By the time the New Testament was written, the Septuagint had already transliterated ישוע [Yeshua`] into Koine Greek as closely as possible in the 3rd-century BCE, the result being Ἰησοῦς [Iēsous]. Since Greek had no equivalent to the semitic letter ש shin [sh], it was replaced with a σ sigma [s], and a masculine singular ending [-s] was added in the nominative case, in order to allow the name to be inflected for case (nominative, accusative, etc.) in the grammar of the Greek language. The diphthongal [a] vowel of Masoretic [Yehoshua`] or [Yeshua`] would not have been present in Hebrew/Aramaic pronunciation during this period, and some scholars believe some dialects dropped the pharyngeal sound of the final letter ע `ayin [`], which in any case had no counterpart in ancient Greek. The Greek writings of Philo of Alexandria and Josephus frequently mention this name. It also occurs in the Greek New Testament at Acts 7:45 and Hebrews 4:8, referring to Joshua son of Nun.

From Greek, Ἰησοῦς [Iēsous] moved into Latin at least by the time of the Vetus Latina. The morphological jump this time was not as large as previous changes between language families. Ἰησοῦς [Iēsous] was transliterated to Latin IESVS, where it stood for many centuries. The Latin name has an irregular declension, with a genitive, dative, ablative, and vocative of Jesu, accusative of Jesum, and nominative of Jesus. Minuscule (lower case) letters were developed around 800 and some time later the U was invented to distinguish the vowel sound from the consonantal sound and the J to distinguish the consonant from I. Similarly, Greek minuscules were invented about the same time, prior to that the name was written in Capital letters: ΙΗCΟΥC or abbreviated as: ΙΗC with a line over the top, see also Christogram.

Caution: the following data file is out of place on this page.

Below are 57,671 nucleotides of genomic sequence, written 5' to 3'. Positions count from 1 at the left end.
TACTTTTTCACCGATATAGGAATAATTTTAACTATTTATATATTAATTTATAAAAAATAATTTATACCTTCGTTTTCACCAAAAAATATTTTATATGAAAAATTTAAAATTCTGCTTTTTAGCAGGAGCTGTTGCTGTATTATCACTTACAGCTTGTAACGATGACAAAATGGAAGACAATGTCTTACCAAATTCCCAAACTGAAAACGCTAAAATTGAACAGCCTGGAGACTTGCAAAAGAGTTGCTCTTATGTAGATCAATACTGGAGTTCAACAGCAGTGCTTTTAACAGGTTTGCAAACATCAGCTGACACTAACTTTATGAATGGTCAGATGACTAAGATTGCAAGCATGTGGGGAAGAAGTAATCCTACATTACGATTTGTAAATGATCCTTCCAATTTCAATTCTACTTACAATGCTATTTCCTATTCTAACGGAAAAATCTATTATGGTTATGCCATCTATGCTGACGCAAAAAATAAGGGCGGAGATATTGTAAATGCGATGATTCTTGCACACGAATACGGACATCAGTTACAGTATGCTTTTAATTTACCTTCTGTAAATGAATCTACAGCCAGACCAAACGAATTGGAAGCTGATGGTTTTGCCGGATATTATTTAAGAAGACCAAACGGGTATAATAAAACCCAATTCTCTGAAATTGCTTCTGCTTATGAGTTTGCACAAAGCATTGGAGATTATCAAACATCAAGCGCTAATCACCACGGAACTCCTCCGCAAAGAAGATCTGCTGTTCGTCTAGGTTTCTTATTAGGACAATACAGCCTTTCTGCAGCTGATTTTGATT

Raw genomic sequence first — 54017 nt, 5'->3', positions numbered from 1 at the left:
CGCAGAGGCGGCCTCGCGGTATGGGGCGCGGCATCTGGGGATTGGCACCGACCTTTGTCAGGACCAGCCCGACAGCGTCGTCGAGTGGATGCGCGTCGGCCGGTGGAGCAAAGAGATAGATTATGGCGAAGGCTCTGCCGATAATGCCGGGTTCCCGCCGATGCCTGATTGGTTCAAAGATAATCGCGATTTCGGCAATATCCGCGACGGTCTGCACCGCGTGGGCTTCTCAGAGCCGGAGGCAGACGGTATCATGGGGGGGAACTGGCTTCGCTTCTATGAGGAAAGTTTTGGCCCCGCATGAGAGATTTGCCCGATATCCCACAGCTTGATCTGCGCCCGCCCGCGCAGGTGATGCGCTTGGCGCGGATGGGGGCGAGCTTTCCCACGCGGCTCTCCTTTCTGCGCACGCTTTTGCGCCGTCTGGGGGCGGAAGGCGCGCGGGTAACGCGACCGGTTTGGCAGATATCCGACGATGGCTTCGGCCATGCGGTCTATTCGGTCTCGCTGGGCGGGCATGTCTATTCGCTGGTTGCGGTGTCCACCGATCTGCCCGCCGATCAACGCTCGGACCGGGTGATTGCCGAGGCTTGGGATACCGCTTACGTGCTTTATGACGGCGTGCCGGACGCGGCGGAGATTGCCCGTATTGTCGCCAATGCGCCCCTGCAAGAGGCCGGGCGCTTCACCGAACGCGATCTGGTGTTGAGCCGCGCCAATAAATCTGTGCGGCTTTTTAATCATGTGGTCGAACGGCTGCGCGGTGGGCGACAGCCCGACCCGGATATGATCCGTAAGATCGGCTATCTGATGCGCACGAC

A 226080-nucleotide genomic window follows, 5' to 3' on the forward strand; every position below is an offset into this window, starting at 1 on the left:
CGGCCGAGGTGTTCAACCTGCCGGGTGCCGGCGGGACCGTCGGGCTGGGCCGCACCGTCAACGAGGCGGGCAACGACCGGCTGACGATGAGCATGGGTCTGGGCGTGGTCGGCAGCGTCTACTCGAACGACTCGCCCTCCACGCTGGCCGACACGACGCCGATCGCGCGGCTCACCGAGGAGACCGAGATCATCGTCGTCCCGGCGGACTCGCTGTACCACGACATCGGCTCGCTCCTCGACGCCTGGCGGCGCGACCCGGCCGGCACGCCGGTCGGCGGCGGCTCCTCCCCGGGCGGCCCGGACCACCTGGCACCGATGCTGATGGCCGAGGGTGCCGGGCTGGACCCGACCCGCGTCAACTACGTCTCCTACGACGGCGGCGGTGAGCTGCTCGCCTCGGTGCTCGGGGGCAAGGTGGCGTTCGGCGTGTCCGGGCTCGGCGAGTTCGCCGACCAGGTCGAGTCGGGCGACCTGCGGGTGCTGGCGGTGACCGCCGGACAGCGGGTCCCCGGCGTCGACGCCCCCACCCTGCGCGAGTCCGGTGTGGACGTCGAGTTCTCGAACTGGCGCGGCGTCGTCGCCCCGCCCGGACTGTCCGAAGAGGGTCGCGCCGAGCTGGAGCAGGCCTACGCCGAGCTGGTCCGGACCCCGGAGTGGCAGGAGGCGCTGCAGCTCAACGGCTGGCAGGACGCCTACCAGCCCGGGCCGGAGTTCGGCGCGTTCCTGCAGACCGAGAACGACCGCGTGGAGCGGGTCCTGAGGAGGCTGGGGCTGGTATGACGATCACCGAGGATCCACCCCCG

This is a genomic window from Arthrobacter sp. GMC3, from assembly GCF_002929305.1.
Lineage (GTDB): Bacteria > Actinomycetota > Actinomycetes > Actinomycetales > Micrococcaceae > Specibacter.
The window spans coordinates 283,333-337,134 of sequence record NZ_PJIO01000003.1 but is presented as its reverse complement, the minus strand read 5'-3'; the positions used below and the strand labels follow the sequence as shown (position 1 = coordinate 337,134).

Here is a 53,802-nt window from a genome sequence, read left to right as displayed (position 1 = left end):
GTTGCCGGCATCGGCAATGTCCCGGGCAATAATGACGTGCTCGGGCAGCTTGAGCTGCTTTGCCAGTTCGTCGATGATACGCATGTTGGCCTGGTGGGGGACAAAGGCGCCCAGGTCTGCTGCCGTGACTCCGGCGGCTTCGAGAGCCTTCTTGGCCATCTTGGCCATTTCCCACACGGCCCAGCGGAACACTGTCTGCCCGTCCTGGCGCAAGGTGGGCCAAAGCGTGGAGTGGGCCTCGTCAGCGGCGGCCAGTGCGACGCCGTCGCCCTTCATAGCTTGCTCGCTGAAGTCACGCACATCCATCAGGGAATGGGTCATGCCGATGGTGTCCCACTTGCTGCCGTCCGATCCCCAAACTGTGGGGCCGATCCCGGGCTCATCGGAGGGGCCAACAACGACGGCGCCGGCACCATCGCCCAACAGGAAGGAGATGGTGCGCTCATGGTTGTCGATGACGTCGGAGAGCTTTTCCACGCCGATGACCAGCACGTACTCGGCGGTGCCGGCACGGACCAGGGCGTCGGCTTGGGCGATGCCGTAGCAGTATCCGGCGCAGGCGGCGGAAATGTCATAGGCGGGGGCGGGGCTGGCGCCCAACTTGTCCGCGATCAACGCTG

Modern English “Jesus” /ˈdʒiːzəs/ derives from Early Middle English Iesu (attested from the 12th century). The name participated in the Great Vowel Shift in late Middle English (15th century). The letter J was first distinguished from ‘I’ by the Frenchman Pierre Ramus in the 16th century, but did not become common in Modern English until the 17th century, so that early 17th century works such as the first edition of the King James Version of the Bible (1611) continued to print the name with an I.